March 11, 2011 (Colorado Springs, CO) – The typical American triathlete may not have a legitimate shot at racing in the Olympic Games, but thanks to the Draft Legal Challenge at Clermont, the race format contested on sport’s biggest stage is now open to all-comers.
The brainchild of Olympian Jarrod Shoemaker and race director Bill Burnett, the inaugural event was held March 5 outside Orlando, Fla. The race was the first-ever draft-legal event sanctioned by USA Triathlon open to all age-groupers.
Following a non-drafting event, athletes ranging from ages 16 to 52 from across the nation took to the closed roads of Lake Louisa State Park to try their hand at a sprint-distance, draft-legal race.
When the dust had settled, Natalie Kirchhoff of Columbia, Mo., and Jake Rhyner of Sheboygan, Wis., had emerged victorious in the age group races, and the debut event received rave reviews.
“I don’t think things could have gone better,” said Shoemaker, who finished second in the subsequent Elite Race Series event and captured the USA Triathlon Elite Sprint National Championship title as the top American. “Before I even started racing I had 10 or 15 of the age-groupers come up and say ‘thank you, this was fun, it was awesome, it was well done.’ That makes me feel good.”
Among the many highlights for many of the age-groupers was the quality of the course. “The course was great. I really thank Jarrod for setting something up like that … He really set up a clean course,” Kirchhoff said. “It was safe, it was good, it was clean … You had very few little rises in the road, so it wasn’t a hilly course. It was really good to get some of that draft-legal first-time experience.”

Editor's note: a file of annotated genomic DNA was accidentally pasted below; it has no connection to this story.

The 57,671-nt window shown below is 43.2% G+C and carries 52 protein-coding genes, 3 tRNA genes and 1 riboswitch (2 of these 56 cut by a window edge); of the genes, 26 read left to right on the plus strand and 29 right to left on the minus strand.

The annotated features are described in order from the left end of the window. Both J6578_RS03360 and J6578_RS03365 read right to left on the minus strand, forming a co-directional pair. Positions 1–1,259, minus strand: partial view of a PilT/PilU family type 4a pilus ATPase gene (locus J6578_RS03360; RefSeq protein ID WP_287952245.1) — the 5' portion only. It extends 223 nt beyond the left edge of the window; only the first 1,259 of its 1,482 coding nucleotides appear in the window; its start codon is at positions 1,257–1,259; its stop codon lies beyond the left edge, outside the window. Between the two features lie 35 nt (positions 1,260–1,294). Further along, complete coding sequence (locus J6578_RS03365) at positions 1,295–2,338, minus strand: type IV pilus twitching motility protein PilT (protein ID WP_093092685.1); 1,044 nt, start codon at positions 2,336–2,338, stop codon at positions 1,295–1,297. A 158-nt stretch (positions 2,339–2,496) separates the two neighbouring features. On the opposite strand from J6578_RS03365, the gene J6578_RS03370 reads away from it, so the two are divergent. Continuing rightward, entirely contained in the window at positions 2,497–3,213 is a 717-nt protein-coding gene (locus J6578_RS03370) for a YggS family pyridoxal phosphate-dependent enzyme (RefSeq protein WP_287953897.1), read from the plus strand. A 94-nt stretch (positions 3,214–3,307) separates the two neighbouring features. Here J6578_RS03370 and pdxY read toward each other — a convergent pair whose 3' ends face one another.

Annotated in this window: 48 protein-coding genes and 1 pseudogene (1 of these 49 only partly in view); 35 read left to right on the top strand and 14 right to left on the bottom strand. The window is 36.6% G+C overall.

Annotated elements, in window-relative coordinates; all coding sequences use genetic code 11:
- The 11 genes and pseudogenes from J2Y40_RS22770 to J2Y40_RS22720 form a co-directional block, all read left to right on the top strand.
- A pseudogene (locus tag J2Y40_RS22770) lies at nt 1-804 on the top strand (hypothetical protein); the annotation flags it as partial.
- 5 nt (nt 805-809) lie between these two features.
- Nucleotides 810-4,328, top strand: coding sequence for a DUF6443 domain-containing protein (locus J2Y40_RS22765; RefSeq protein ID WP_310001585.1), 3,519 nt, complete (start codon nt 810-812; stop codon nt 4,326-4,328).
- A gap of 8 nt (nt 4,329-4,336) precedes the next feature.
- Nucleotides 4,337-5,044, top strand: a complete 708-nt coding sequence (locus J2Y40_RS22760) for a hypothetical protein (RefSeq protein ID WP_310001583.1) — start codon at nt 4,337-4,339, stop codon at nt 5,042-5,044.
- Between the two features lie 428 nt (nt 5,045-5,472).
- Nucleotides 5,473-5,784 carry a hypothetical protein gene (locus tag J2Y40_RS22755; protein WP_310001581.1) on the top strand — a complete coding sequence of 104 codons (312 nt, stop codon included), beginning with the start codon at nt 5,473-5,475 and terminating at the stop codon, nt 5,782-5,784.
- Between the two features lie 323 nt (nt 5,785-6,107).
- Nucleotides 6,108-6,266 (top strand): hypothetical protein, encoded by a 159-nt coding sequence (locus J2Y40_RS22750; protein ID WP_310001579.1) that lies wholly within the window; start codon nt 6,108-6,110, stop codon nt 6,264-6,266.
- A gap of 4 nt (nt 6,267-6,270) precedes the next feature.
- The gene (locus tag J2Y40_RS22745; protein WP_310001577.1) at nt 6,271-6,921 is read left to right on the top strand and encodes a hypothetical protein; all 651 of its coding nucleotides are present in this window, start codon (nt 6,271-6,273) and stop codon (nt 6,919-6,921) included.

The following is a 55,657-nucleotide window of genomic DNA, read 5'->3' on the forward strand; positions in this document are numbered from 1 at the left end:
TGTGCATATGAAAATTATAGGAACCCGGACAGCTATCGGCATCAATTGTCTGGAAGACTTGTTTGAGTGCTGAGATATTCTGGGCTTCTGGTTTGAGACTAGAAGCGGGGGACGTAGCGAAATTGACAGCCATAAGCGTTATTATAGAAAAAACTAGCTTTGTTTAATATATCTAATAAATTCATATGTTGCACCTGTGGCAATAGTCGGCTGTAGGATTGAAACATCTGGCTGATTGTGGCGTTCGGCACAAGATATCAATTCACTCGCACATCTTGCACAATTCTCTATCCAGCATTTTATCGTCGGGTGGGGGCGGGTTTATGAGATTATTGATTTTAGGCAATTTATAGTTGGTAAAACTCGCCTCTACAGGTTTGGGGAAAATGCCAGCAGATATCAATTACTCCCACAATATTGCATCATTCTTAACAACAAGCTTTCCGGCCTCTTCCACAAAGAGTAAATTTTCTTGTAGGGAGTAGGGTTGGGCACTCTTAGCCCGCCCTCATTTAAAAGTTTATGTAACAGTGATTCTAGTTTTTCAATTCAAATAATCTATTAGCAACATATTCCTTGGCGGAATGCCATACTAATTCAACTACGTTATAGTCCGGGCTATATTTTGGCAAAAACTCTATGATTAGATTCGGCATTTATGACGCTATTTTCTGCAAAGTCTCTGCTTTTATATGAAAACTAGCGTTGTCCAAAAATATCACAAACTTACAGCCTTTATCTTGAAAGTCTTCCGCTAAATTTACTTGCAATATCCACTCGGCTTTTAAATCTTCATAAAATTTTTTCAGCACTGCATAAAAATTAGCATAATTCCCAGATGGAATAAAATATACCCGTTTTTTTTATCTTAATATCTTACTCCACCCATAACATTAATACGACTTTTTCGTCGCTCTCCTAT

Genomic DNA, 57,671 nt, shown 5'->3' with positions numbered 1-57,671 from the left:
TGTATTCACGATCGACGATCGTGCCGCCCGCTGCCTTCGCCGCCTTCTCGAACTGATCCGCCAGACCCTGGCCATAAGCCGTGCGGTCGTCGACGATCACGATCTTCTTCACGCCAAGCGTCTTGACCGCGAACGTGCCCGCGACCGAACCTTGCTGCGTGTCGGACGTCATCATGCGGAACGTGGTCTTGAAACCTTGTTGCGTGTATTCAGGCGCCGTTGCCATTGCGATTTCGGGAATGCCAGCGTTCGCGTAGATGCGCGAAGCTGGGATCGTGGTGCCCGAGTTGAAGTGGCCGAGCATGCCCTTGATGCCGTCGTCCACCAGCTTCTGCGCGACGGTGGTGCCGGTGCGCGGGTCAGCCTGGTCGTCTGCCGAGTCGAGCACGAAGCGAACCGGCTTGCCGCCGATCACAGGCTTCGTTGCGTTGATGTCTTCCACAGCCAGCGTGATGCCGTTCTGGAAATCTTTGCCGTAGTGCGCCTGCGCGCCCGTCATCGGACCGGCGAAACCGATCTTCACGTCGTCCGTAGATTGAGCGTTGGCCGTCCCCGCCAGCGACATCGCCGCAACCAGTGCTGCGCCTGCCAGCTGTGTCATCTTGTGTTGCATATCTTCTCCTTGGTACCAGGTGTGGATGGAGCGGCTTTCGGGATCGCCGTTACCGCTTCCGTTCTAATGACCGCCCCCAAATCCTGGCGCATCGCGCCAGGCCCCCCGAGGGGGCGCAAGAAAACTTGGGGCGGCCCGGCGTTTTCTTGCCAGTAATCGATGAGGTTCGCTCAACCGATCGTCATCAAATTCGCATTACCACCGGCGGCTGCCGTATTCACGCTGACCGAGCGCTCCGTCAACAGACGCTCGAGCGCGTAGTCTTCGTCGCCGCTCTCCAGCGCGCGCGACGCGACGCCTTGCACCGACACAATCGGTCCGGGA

Mission accomplished for Burnett and Shoemaker, whose aim was to create a venue that was safe for a field featuring many draft-legal newbies. “The roads were so smooth and it was a completely closed course,” Burnett said. “It made for a very safe venue for draft-legal racing.”
“This was a good, smaller safe environment to learn some of those draft-legal techniques, because you don’t want to be a minnow thrown into the sharks,” added Kirchhoff, who swam collegiately at Rice.
With a safe and smooth course secured, the age-groupers managed to utilize many of the same tactics employed by the elite athletes. “If we didn’t work so well together (on the bike), there’s no way I would have won. … I kept telling them, ‘if we work together, we can reel them in, so keep at it,’” Rhyner said. “Everyone was taking their turn pulling, and it worked out well.”
While Kirchhoff and Rhyner are relative newcomers to the sport, the event also gave multisport veterans a chance to try their hand at draft-legal racing for the first time. Tim Crowley, Shoemaker’s Massachusetts-based coach and a longtime triathlete, competed in the draft-legal format for the first time.